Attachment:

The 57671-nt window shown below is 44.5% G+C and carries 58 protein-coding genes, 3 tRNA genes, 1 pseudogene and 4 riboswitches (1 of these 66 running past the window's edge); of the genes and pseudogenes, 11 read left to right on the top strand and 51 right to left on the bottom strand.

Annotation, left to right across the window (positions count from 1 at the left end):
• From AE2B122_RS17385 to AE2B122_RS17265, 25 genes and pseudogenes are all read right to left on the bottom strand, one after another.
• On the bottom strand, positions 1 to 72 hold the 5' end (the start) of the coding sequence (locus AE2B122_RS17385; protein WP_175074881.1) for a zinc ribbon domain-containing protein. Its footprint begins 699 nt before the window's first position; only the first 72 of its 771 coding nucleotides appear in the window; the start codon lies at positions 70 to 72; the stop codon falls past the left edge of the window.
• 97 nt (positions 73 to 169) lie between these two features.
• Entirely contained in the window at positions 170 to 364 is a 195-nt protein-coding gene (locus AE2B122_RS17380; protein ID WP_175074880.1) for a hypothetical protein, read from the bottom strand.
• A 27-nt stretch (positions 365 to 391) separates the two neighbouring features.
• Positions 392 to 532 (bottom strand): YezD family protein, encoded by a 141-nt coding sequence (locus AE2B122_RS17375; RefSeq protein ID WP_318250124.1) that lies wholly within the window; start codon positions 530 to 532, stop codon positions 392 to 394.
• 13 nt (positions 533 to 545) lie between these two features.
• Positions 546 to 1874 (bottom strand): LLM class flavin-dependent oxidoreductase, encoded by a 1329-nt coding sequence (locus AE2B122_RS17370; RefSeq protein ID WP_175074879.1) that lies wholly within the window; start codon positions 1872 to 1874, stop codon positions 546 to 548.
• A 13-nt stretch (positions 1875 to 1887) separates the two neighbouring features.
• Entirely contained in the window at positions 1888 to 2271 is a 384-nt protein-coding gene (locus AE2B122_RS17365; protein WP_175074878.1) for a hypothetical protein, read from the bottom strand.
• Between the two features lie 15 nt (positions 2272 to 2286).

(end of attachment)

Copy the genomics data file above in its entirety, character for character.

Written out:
The 57671-nt window shown below is 44.5% G+C and carries 58 protein-coding genes, 3 tRNA genes, 1 pseudogene and 4 riboswitches (1 of these 66 running past the window's edge); of the genes and pseudogenes, 11 read left to right on the top strand and 51 right to left on the bottom strand.

Annotation, left to right across the window (positions count from 1 at the left end):
• From AE2B122_RS17385 to AE2B122_RS17265, 25 genes and pseudogenes are all read right to left on the bottom strand, one after another.
• On the bottom strand, positions 1 to 72 hold the 5' end (the start) of the coding sequence (locus AE2B122_RS17385; protein WP_175074881.1) for a zinc ribbon domain-containing protein. Its footprint begins 699 nt before the window's first position; only the first 72 of its 771 coding nucleotides appear in the window; the start codon lies at positions 70 to 72; the stop codon falls past the left edge of the window.
• 97 nt (positions 73 to 169) lie between these two features.
• Entirely contained in the window at positions 170 to 364 is a 195-nt protein-coding gene (locus AE2B122_RS17380; protein ID WP_175074880.1) for a hypothetical protein, read from the bottom strand.
• A 27-nt stretch (positions 365 to 391) separates the two neighbouring features.
• Positions 392 to 532 (bottom strand): YezD family protein, encoded by a 141-nt coding sequence (locus AE2B122_RS17375; RefSeq protein ID WP_318250124.1) that lies wholly within the window; start codon positions 530 to 532, stop codon positions 392 to 394.
• 13 nt (positions 533 to 545) lie between these two features.
• Positions 546 to 1874 (bottom strand): LLM class flavin-dependent oxidoreductase, encoded by a 1329-nt coding sequence (locus AE2B122_RS17370; RefSeq protein ID WP_175074879.1) that lies wholly within the window; start codon positions 1872 to 1874, stop codon positions 546 to 548.
• A 13-nt stretch (positions 1875 to 1887) separates the two neighbouring features.
• Entirely contained in the window at positions 1888 to 2271 is a 384-nt protein-coding gene (locus AE2B122_RS17365; protein WP_175074878.1) for a hypothetical protein, read from the bottom strand.
• Between the two features lie 15 nt (positions 2272 to 2286).